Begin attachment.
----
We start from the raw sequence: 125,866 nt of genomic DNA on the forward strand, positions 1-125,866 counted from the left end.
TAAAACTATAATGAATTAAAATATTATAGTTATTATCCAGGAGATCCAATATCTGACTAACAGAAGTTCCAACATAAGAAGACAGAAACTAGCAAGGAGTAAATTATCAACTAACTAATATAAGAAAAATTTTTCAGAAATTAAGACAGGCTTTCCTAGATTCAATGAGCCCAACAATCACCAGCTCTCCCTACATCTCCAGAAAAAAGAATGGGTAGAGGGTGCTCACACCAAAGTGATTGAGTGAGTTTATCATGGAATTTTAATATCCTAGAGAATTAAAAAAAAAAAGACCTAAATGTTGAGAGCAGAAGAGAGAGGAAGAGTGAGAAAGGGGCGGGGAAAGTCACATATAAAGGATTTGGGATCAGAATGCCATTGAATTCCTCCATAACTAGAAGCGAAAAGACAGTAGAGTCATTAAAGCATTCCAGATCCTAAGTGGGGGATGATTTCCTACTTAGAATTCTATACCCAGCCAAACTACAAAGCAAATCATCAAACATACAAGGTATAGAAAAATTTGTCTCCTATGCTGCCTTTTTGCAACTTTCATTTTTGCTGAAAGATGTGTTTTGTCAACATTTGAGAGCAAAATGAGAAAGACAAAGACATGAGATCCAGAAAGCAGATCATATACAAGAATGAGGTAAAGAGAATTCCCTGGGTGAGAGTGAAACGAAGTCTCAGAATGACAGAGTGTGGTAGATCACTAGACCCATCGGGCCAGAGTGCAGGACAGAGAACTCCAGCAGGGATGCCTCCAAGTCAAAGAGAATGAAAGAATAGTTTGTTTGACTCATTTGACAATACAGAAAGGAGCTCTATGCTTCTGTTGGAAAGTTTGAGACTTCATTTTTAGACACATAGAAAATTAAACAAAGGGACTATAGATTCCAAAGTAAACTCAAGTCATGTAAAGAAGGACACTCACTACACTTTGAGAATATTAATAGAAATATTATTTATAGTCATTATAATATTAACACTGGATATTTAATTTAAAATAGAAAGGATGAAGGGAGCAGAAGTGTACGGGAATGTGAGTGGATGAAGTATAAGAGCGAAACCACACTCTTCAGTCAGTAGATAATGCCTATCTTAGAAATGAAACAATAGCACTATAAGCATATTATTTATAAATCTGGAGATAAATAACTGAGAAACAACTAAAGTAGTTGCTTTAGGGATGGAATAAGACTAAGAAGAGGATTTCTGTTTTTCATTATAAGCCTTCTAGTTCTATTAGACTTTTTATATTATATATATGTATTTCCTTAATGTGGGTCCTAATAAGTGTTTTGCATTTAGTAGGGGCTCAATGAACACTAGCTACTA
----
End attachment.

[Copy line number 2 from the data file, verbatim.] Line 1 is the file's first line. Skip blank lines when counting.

TAAAACTATAATGAATTAAAATATTATAGTTATTATCCAGGAGATCCAATATCTGACTAACAGAAGTTCCAACATAAGAAGACAGAAACTAGCAAGGAGTAAATTATCAACTAACTAATATAAGAAAAATTTTTCAGAAATTAAGACAGGCTTTCCTAGATTCAATGAGCCCAACAATCACCAGCTCTCCCTACATCTCCAGAAAAAAGAATGGGTAGAGGGTGCTCACACCAAAGTGATTGAGTGAGTTTATCATGGAATTTTAATATCCTAGAGAATTAAAAAAAAAAAGACCTAAATGTTGAGAGCAGAAGAGAGAGGAAGAGTGAGAAAGGGGCGGGGAAAGTCACATATAAAGGATTTGGGATCAGAATGCCATTGAATTCCTCCATAACTAGAAGCGAAAAGACAGTAGAGTCATTAAAGCATTCCAGATCCTAAGTGGGGGATGATTTCCTACTTAGAATTCTATACCCAGCCAAACTACAAAGCAAATCATCAAACATACAAGGTATAGAAAAATTTGTCTCCTATGCTGCCTTTTTGCAACTTTCATTTTTGCTGAAAGATGTGTTTTGTCAACATTTGAGAGCAAAATGAGAAAGACAAAGACATGAGATCCAGAAAGCAGATCATATACAAGAATGAGGTAAAGAGAATTCCCTGGGTGAGAGTGAAACGAAGTCTCAGAATGACAGAGTGTGGTAGATCACTAGACCCATCGGGCCAGAGTGCAGGACAGAGAACTCCAGCAGGGATGCCTCCAAGTCAAAGAGAATGAAAGAATAGTTTGTTTGACTCATTTGACAATACAGAAAGGAGCTCTATGCTTCTGTTGGAAAGTTTGAGACTTCATTTTTAGACACATAGAAAATTAAACAAAGGGACTATAGATTCCAAAGTAAACTCAAGTCATGTAAAGAAGGACACTCACTACACTTTGAGAATATTAATAGAAATATTATTTATAGTCATTATAATATTAACACTGGATATTTAATTTAAAATAGAAAGGATGAAGGGAGCAGAAGTGTACGGGAATGTGAGTGGATGAAGTATAAGAGCGAAACCACACTCTTCAGTCAGTAGATAATGCCTATCTTAGAAATGAAACAATAGCACTATAAGCATATTATTTATAAATCTGGAGATAAATAACTGAGAAACAACTAAAGTAGTTGCTTTAGGGATGGAATAAGACTAAGAAGAGGATTTCTGTTTTTCATTATAAGCCTTCTAGTTCTATTAGACTTTTTATATTATATATATGTATTTCCTTAATGTGGGTCCTAATAAGTGTTTTGCATTTAGTAGGGGCTCAATGAACACTAGCTACTA